However, Dr. Rigby – recall, he’s the hop chemist who John I Haas hired as their Master Extractor – said “wait a minute, Nugget sounds like the Holy Grail, I want some!” So he arranged to have a few acres of the lupulinona non grata Nugget grown on J.I. Hass’ property. To be sure, our budding hopmeister certainly wasn’t a troublemaker – far from it. He was surprised by the protest. At the time, USDA hop scientists like Al under a “tristate agreement,” which included Washington, Oregon and Idaho, had a perfect right if not duty to test and evaluate hop selections in these key hop states. To prevent any one state from gaining an undue growing advantage, all 36 of the most promising selections were provided to each state under strict guidelines.

Nonetheless, the Washington Hop Commission and some of its grower members were outraged. They threatened legal action. That didn’t work. Then they threatened to order the local police to trample onto Haas’ private property and physically uproot the blacklisted Nugget rhizomes.

Dr. Rigby responded to the threats by promptly erecting a 10 foot high Cyclone fence around his precious crop and installing motion sensors and flood lights – everything short of pit bulls, claymore mines and armed Pinkerton agents. Over my dead hop! Across this line, you will not cross!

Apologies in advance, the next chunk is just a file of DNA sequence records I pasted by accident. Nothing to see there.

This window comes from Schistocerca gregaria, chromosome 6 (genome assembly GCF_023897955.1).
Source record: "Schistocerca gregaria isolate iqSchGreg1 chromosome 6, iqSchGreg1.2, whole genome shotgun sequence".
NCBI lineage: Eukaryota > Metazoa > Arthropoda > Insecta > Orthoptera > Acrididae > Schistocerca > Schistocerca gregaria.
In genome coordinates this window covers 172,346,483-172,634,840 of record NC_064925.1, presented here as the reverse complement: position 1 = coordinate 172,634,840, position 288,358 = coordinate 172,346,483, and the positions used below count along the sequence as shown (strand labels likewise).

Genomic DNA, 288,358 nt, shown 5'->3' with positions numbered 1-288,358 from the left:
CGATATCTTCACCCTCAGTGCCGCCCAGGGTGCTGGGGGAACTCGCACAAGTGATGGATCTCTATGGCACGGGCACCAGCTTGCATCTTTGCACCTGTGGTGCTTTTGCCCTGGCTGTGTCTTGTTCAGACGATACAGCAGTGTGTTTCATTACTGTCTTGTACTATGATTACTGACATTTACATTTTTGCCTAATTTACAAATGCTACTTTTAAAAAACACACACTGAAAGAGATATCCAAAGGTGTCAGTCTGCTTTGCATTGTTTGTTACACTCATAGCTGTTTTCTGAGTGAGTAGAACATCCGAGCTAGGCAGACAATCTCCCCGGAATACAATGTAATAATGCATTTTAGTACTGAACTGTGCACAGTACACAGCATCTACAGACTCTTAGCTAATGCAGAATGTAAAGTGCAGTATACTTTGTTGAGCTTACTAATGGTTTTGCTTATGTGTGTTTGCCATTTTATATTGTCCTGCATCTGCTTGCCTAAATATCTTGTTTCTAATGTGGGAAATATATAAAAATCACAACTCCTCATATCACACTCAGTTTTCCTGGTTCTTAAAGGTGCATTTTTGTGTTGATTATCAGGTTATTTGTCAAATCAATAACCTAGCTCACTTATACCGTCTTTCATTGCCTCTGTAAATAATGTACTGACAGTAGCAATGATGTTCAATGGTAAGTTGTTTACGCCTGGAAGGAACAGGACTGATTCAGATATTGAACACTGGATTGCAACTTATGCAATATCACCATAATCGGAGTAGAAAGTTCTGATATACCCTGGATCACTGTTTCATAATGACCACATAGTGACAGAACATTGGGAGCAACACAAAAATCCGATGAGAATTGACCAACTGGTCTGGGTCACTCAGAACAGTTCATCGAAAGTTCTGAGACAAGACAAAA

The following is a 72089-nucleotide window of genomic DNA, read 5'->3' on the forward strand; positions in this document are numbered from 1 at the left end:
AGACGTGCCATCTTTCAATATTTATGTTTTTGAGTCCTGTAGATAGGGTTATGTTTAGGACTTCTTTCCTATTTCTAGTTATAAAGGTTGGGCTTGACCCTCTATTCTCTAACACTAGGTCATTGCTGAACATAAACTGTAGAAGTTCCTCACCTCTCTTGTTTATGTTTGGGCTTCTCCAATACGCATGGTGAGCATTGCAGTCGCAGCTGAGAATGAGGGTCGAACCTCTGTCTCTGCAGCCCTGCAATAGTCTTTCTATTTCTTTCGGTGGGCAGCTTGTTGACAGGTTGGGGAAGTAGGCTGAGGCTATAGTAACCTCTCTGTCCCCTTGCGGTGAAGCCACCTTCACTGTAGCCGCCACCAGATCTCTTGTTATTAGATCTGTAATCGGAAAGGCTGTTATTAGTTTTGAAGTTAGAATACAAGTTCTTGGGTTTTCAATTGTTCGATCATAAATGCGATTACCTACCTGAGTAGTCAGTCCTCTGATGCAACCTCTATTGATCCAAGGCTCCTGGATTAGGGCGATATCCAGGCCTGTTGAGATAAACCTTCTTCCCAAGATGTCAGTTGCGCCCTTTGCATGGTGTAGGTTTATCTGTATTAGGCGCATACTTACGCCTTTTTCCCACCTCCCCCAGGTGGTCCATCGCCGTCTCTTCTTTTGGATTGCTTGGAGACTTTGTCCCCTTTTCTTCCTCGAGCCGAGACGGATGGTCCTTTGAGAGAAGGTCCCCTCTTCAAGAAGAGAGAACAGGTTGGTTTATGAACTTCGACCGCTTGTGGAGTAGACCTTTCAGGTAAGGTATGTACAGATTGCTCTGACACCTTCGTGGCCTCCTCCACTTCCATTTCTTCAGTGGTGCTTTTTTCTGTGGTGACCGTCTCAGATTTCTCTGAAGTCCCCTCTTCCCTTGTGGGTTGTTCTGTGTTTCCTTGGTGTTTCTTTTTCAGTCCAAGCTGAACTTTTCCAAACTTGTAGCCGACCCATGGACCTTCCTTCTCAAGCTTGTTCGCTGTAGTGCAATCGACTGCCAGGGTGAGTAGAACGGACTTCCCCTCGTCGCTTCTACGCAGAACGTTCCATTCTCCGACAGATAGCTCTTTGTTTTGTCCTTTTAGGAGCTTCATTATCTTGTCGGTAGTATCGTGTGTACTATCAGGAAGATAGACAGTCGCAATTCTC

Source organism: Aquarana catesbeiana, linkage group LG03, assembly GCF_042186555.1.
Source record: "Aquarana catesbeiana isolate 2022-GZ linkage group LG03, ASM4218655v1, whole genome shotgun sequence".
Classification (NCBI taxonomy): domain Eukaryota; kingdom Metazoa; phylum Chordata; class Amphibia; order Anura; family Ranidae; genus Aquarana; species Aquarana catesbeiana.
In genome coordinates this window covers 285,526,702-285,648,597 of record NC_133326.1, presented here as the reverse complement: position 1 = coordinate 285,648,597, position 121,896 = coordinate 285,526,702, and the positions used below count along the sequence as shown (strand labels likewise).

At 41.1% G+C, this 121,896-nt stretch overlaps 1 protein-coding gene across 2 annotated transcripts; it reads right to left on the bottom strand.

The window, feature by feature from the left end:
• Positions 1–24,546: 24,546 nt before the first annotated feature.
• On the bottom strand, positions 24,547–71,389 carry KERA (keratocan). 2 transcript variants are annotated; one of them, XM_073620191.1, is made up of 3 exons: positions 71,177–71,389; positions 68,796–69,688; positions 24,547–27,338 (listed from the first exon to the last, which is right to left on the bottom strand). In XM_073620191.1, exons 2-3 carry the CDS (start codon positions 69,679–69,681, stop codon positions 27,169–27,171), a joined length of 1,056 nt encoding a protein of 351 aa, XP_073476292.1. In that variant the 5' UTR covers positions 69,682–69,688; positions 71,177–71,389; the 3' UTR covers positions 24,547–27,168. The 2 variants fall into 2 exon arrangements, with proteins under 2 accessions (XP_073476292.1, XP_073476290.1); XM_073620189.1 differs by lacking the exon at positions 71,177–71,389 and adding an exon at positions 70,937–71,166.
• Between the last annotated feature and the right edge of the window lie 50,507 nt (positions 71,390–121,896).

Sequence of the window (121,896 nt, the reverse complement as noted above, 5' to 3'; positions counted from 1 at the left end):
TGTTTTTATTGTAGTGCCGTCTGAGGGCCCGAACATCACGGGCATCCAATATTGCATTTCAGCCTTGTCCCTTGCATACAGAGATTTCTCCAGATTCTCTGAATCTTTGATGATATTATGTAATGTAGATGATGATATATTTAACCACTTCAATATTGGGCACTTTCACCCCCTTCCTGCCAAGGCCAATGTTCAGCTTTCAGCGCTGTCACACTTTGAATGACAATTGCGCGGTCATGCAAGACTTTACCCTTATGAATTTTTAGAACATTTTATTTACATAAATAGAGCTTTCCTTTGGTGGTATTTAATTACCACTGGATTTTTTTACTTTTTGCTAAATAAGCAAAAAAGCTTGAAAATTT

The Patience of a Public Servant

In the end, the bluff was called and Dr. Rigby nursed his Nuggets. However, because of political pressure, Dr. Haunold did not release Nugget to the public until late 1981 , even though it had been ready to roll since about 1978. Why? “I was a public servant,” said Dr. Haunold modestly. “Since a very loud fraction of public clearly did not want the fruits of my labor, I just waited until the time was right.”

But wouldn’t Nugget serve the public? I mean, this was your major opus, your brainchild, your baby? Didn’t you want to unleash your masterpiece? “No,” he replied with typical matter-of-factness. “The Hop Research Council and the Hop Commissions of several states asked me to delay release for a few years because the growers felt threatened. End of story.”

During those three years between 1978 and 1981, while Al was waiting, his
coworker in Idaho (Dr. Bob Romanko), was putting the finishing touches on his own Super Alpha pet hop. Dr. Romanko had been experimenting with a new cultivar that came to be known as “Galena.”